T-LoCoH (Time Local Convex Hull) is an enhanced version of LoCoH which incorporates time into the home range construction.[7][8] Time is incorporated into the algorithm via an alternative measure of 'distance', called Time Scaled Distance (TSD), which combines the spatial distance and temporal distance between any two points. This presumes that each point has a time stamp associated with it, as with GPS data. T-LoCoH uses TSD rather than Euclidean distance to identify each point's nearest neighbors, resulting in hulls that are localized in both space and time. Hulls are then sorted and progressively unioned into isopleths. Like LoCoH, UDs created by T-LoCoH generally do a good job modeling sharp edges in habitat such as water bodies; in addition T-LoCoH isopleths can delineate temporal partitions of space use.[7] T-LoCoH also offers additional sorting options for hulls, allowing it to generate isopleths that differentiate internal space by both intensity of use (the conventional UD) and a variety of behavioral proxies, including directionality and time use metrics.

Time Scaled Distance[edit]

The TSD for any two locations i and j separated in time by \Delta t_{ij} is given by

\Psi_{ij} = \sqrt{\Delta x_{ij}^2 + \Delta y_{ij}^2 + (sv_{max}\Delta t_{ij})^2}

Conceptually, TSD transforms the period of time between two observations into spatial units by estimating how far the individual could have traveled during the time period if it had been moving at its maximum observed speed. This theoretical movement distance is then mapped onto a third axis of space, and distance calculated using standard Euclidean distance equations. The TSD equation also features a scaling parameter s which controls the degree to which the temporal difference scales to spatial units. When s=0, the temporal distance drops out and TSD is equivalent to Euclidean distance (thus T-LoCoH is backward compatible with LoCoH[8]). As s increases, the temporal distance becomes more and more influential, eventually swamping out the distance in space. The TSD metric is not based on a mechanistic or diffusion model of movement, but merely serves to generate hulls that are local in space and/or time.[7]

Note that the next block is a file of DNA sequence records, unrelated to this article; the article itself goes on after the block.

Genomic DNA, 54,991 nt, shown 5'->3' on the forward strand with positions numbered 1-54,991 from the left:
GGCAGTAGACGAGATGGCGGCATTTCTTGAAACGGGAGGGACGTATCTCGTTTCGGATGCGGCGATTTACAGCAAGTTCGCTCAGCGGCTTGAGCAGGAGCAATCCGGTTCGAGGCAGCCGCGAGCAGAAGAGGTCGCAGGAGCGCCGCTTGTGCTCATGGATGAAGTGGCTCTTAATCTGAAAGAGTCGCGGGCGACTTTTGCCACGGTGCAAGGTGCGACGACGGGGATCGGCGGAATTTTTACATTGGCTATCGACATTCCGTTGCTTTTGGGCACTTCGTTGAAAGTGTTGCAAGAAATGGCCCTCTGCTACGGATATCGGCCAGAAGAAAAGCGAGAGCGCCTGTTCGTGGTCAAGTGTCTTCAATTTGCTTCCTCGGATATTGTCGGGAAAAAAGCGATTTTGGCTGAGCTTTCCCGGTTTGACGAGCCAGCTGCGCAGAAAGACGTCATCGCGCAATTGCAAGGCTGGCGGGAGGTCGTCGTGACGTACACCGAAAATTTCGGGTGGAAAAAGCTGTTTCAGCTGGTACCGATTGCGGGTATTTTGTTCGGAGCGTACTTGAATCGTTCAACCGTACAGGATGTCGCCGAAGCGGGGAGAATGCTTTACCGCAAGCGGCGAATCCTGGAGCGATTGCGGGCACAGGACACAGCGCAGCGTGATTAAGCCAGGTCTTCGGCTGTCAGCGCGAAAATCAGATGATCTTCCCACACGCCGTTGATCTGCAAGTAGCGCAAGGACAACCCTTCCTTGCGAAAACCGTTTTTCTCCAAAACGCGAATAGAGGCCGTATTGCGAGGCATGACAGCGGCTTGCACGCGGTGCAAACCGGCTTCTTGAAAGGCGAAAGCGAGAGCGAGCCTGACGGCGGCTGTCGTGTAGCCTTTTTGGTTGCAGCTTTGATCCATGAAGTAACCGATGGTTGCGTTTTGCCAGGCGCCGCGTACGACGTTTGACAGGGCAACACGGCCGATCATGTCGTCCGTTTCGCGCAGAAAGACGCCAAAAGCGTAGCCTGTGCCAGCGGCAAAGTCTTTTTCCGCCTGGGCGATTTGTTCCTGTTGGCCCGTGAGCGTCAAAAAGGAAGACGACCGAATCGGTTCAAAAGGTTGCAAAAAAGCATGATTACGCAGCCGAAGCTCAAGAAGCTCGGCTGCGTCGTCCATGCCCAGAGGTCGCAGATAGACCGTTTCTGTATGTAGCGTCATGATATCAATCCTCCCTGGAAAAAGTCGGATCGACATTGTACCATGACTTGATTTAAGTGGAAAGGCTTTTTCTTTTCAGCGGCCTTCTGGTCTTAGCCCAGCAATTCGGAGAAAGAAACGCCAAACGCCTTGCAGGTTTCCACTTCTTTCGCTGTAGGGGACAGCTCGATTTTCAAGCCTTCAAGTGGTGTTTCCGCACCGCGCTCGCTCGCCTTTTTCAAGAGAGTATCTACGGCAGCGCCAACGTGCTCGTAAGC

1. ^ Getz, W. M. and C. C. Wilmers, 2004. A local nearest-neighbor convex-hull construction of home ranges and utilization distributions. Ecography 27: 489-505.View PDF
  2. ^ Getz, W.M, S. Fortmann-Roe, P. C. Cross, A. J. Lyons, S. J. Ryan, C.C. Wilmers, PLoS ONE 2(2): e207. doi:10.1371/journal.pone.0000207. LoCoH: nonparametric kernel methods for constructing home ranges and utilization distributions. View PDF
  3. ^ Silverman BW. (1986) Density estimation for statistics and data analysis. London: Chapman and Hall. 176 p.
  4. ^ Worton BJ. (1987). A review of models of home range for animal movement. Ecological Modelling, 38: 277–298.
  5. ^ Worton BJ. (1989) Kernel methods for estimating the utilization distribution in home-range studies. Ecology 70: 164–168.
  6. ^ Seaman DE, Powell RA. (1996) An evaluation of the accuracy of kernel density estimators for home range analysis. Ecology 77: 2075–2085.
  7. ^ a b c Lyons, A., Turner, W.C., and WM Getz. 2013. Home range plus: A space-time characterization of movement over real landscapes. BMC Movement Ecology 1:2. doi:10.1186/2051-3933-1-2.
  8. ^ a b http://tlocoh.r-forge.r-project.org